why do they call notre dame the fighting irish
A squat man wearing a green and yellow suit, complete with a square hat, and pointed shoes raises his arms in a fighting stance. His bushy eyebrows like his beard are fierce. He is not the type of guy you want to meet alone in an alley or alone anywhere. As any college football fan could tell you this is the mascot of the University of Notre Dame, the Fighting Irish. But exactly are the ÁFighting IrishÁ? How did this name come to be and Why is this mascot so angry are questions that need to be answered. The name Fighting Irish finds its origins in the Anti-Catholic sentiment facing the Irish immigrants of the early 19th century. Being that the majority of the first Irish immigrants were catholic they were congruous in the minds of the puritans at the time. The Irish faced oppression in the forms of ÁIrish need not applyÁ signs in help wanted ads and chants of ÁIrish go home. Á The term fighting Irish was a slur in New England during this period. The school has thus embraced this underdog status and has used it as a badge of honor to represent Áeveryone who suffers from discrimination; to everyone who has an uphill fight for the elemental decencies, and the basic Christian principles woven into the texture of our nationÁ, according to Dorothy V. Corson in her essay Á
READá MORE: The University of Notre Dame was established in November 26th, 1842.
Its Irish tradition grew around the collegeÁs location. It was the first major Catholic college, founded by Holy Cross brothers, in the midwest with access to such major cities as Chicago, Cleveland, Detroit, and Milwuakee. To this day 80 percent of the undergrad population at the university is Catholic. Another origin of its nickname as applied to its football team established in 1887 has many theories. The school originally played under the name of the ÁCatholicsÁ in the 1800s and the ÁRamblersÁ in the 1920s. The team officially adopted its current moniker ÁThe Fighting IrishÁ in 1927. The roots of its name run far deeper. It is believed in a game in 1889 as the the Irish led the Northwestern away at halftime by the score of 5-0 the crowd got whipped in a frenzy screaming, "Kill the Fighting Irish, kill the Fighting Irish. " in which the Fighting Irish were losing at the half to Michigan.
An incensed Notre Dame player trying to psych up his team called out some of his fellow Irish teammates. "What's the matter with you guys? You're all Irish and you're not fighting worth a lick. " Notre Dame came back to win the game and the press picked up on the players feisty comments and thus dubbed the squad ÁThe Fighting IrishÁ. The official reason for the name was printed in the journal á "The term 'Fighting Irish' has been applied to Notre Dame teams for years. It first attached itself years ago when the school, comparatively unknown, sent its athletic teams away to play in another city. At that time the title 'Fighting Irish' held no glory or prestige. READá MORE: "The years passed swiftly and the school began to take a place in the sports world. 'Fighting Irish' took on a new meaning. The unknown of a few years past has boldly taken a place among the leaders.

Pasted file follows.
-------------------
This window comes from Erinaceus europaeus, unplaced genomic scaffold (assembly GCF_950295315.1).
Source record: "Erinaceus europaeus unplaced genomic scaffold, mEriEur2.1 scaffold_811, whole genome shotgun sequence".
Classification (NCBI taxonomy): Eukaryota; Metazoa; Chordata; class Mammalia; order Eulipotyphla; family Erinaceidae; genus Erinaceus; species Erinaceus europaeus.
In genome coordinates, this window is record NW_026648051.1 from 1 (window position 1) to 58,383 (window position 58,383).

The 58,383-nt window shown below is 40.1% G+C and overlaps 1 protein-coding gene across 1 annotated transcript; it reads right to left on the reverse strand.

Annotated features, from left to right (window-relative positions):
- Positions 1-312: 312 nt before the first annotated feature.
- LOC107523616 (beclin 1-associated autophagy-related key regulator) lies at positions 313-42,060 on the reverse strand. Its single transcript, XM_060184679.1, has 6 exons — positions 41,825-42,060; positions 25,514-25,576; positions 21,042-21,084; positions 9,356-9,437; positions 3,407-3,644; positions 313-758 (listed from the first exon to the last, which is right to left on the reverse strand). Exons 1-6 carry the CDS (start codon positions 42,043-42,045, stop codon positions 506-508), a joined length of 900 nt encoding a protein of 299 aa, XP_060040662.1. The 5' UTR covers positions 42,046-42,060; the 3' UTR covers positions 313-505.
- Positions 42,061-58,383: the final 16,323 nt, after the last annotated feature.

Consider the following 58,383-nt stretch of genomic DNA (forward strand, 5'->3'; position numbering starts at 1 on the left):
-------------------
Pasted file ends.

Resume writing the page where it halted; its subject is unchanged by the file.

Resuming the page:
The unkind appellation became symbolic of the struggle for supremacy of the field. The team, while given in irony, has become our heritage. So truly does it represent us that we unwilling to part with it. " The leprechaun we know love and fear was not always the mascot for Notre Dame. The team for years was represented by an Irish terrier dog usually with the name Clashmore Mike. A relatively new invention the leprechaun was not introduced as the official face of the football team until 1965. á Notre Dame Fighting Irish today continues its fighting spirit today as the most dominant college football team in history on the verge of yet another bowl appearance this season. So itÁs come to this: Leprechauns are hateful. Not just any leprechauns, mind you. This particular oneÁhat cocked, chin out, dukes upÁhappens to be the mascot for the Fighting Irish of the University of Notre Dame. The little, green-suited man is now in the same politically correct crosshairs that recently locked onto the Cleveland IndiansÁ Chief Wahoo.
And ESPNÁs Max Kellerman has called on Notre Dame to follow the IndiansÁ lead and send this leprechaun back to the end of the rainbow where he belongs. ÁMany Irish-Americans are not offended, but many are,Á Mr. Kellerman said. ÁShould that also change? The answer is yes! Unequivocally yes. Pernicious, negative stereotypes of marginalized people that offend, even some among them, should be changed. Á ThatÁs some standard: The handful of offended trump the majority of unoffended. Notre Dame argues, correctly, that the leprechaun differs from Chief Wahoo and other Native American logos in a crucial way: The university is highlighting its own heritage rather than appropriating imagery from others. By embracing the Fighting Irish moniker, moreover, Notre Dame transformed an epithet into a source of pride. ThatÁs why generations of Catholic immigrants struggling to find their place in America cheered every Notre Dame gridiron victory as their own.
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